Wells' painting "Moor" also invokes the interplay of water and light, this time in vivid greens and reds. Although she initially found inspiration watching wind-swept eddies near the docks of Hong Kong, she discovered echoes of the same effects while working in the moors of England, said the artist, who has studios in Yorba Linda and Antelope Valley. "I actually started with one inspiration but finished with another, which was an incredible experience to see the transference."
Wells' latest works include a series of wall hangings depicting whirling flocks of birds. Because of their portability, "It ... mean(s) a whole new range of materials for me that I've never used before in collage and painting and mixed media," she said.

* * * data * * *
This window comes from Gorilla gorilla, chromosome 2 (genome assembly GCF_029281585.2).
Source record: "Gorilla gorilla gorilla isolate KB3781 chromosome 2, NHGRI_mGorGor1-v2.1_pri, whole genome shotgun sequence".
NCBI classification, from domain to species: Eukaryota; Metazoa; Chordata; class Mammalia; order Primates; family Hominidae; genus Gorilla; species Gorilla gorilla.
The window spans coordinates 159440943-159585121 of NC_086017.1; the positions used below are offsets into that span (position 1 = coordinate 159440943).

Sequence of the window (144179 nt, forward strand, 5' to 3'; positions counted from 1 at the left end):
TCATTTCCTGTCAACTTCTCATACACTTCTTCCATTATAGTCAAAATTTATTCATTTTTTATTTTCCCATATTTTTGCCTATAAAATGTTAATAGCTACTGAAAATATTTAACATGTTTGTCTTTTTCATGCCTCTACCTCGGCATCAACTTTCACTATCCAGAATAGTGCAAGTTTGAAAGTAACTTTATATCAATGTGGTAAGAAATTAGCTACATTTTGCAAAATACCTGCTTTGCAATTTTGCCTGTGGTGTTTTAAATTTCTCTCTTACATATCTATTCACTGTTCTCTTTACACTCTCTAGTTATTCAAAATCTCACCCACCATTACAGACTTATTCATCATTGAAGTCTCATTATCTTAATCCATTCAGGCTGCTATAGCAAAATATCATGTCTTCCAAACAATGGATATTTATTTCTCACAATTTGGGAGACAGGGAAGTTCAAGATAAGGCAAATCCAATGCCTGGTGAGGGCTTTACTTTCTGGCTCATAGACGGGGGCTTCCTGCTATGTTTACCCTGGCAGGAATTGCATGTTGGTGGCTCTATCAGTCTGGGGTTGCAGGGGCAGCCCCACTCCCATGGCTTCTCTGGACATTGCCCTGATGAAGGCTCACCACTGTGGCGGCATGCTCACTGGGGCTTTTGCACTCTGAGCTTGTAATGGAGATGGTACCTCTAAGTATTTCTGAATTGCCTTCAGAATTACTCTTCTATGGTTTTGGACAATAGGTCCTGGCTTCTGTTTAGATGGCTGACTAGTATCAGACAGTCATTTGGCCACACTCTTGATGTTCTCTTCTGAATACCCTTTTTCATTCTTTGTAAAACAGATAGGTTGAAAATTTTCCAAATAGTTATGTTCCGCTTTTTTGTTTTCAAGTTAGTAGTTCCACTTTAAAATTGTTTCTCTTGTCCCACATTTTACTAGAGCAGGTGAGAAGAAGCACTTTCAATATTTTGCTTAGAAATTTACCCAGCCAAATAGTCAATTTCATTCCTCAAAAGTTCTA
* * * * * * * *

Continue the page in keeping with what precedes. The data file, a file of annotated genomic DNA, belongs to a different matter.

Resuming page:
Also featured in Wells' San Luis Obispo Museum of Art show are several welded-steel sculptures -- ranging from the whimsical "Reclining Dude" to the powerful, dynamic "Circular Embrace."
Whether she's bending wires to create calligraphic "line drawings" or translating landscapes into light and movement, Wells said, "the force to express yourself is there."
"One time I'm exhibiting and working in one medium, the next time I find myself going through self-discovery in another medium," she said. "I often say to people, 'This time I've discovered myself.'...Days and weeks pass and then I say, 'Oh I've discovered myself.' I know now ... it's going to go on forever."